The era of Zoom has opened a world of speakers who can share stories and challenge students to think differently—and social media influencer Kevin Wilson is no exception.
Wilson joined Dr. Seth Pierce’s Intercultural Communication class virtually from California to share his story of growing up all over the world and ultimately using his experience to share Christ in a unique way.
Born in Sri Lanka and raised there until age 12, Wilson then moved to Oman in the Middle East. When he turned 18, he moved to the U.S. to attend Andrews University, as he said, to earn a degree in “sarcasm and theology.”
However, Wilson’s history is not as simple as naming the countries in which he’s lived. “When people ask me where I’m from, I feel like I always have to give them a story, not just a specific location, because every place that I’ve been and every place I’ve grown up has shaped the person that I am.”
As the class has learned this semester, his upbringing makes Wilson a third culture kid. As he explained it, a third culture kid is a person who has spent a significant amount of time in different countries and cultures. Kevin talked about how he felt out of place, as if he was a forever alien. He felt as if he “fit everywhere, but also nowhere.”
Becoming a social media influencer
One morning in 2019, Wilson was making himself chai and recorded the process on his phone. He usually shared these videos on Instagram with his fellow chai-loving friends, but this day, he decided to share it on TikTok (@crossculturechristian). His video exploded and within a week his follower count jumped to 10,000.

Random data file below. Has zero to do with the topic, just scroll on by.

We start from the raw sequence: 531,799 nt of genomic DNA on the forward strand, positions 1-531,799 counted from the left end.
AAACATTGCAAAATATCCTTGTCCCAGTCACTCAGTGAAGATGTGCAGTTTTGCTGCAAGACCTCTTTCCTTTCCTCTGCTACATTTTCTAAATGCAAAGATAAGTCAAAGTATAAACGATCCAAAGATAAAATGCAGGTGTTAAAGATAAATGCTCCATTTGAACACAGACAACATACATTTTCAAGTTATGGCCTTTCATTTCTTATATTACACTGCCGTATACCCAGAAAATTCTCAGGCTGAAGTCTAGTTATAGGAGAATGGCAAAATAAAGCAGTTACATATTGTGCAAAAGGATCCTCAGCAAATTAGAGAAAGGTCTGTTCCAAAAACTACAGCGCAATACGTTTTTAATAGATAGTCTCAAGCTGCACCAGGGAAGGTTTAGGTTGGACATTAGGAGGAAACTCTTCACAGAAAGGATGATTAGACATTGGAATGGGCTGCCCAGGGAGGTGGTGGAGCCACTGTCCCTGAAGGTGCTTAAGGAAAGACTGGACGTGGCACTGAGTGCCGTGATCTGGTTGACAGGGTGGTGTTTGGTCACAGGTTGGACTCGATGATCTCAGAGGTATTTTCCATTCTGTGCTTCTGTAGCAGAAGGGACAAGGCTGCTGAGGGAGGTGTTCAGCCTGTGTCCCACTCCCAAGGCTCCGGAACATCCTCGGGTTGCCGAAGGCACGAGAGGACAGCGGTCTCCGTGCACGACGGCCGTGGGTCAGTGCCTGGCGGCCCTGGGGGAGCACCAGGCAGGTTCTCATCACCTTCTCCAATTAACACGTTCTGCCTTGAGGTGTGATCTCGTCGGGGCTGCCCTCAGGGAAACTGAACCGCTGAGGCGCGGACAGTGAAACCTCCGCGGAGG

Wilson continued to produce more chai-related content, but his message has evolved to represent more than just a drink.
“I use chai as a tool for activism,” he said. Two of his most popular videos are about the discrimination and persecution of Muslims in Sri Lanka and anti-Asian violence in America.
Wilson also uses TikTok to discuss Jesus and the gospels in a simple way. “I try to describe truths, rather than prescribe truths.”
Chai has become the foundation for his stories. He videos the process of making chai and inserts a voiceover recording in the background, discussing his life stories, what it’s like being a cross-cultural Christian, and the hardships he has faced, all while relating it to chai.
“He was able to reach past his cultural norms and blocks in order to reach out to people,” said Jacob Sanchez, a sophomore communication major.
Wilson’s advice for the class when it comes to ministering to others is to start with themselves. “The stories and the experiences that you record today can be content and stories that can rescue somebody else tomorrow.”
Mary Freeman, a junior communication major, appreciated how Wilson explained that each of us have experiences that make us different from everyone else, and how we can use our stories to reach people who others can’t.
“I hope students learn how those in third cultures have unique identity and communication challenges to navigate, as well as the value of creative communication in building intercultural relationships,” Pierce explained. He continues to use guest speakers such as Wilson to help provide a unique perspective on intercultural communication and help equip students to handle both the relationships and the conflicts they will face in the future.
by Hannah Drewieck, a junior business
and communication major from Wisconsin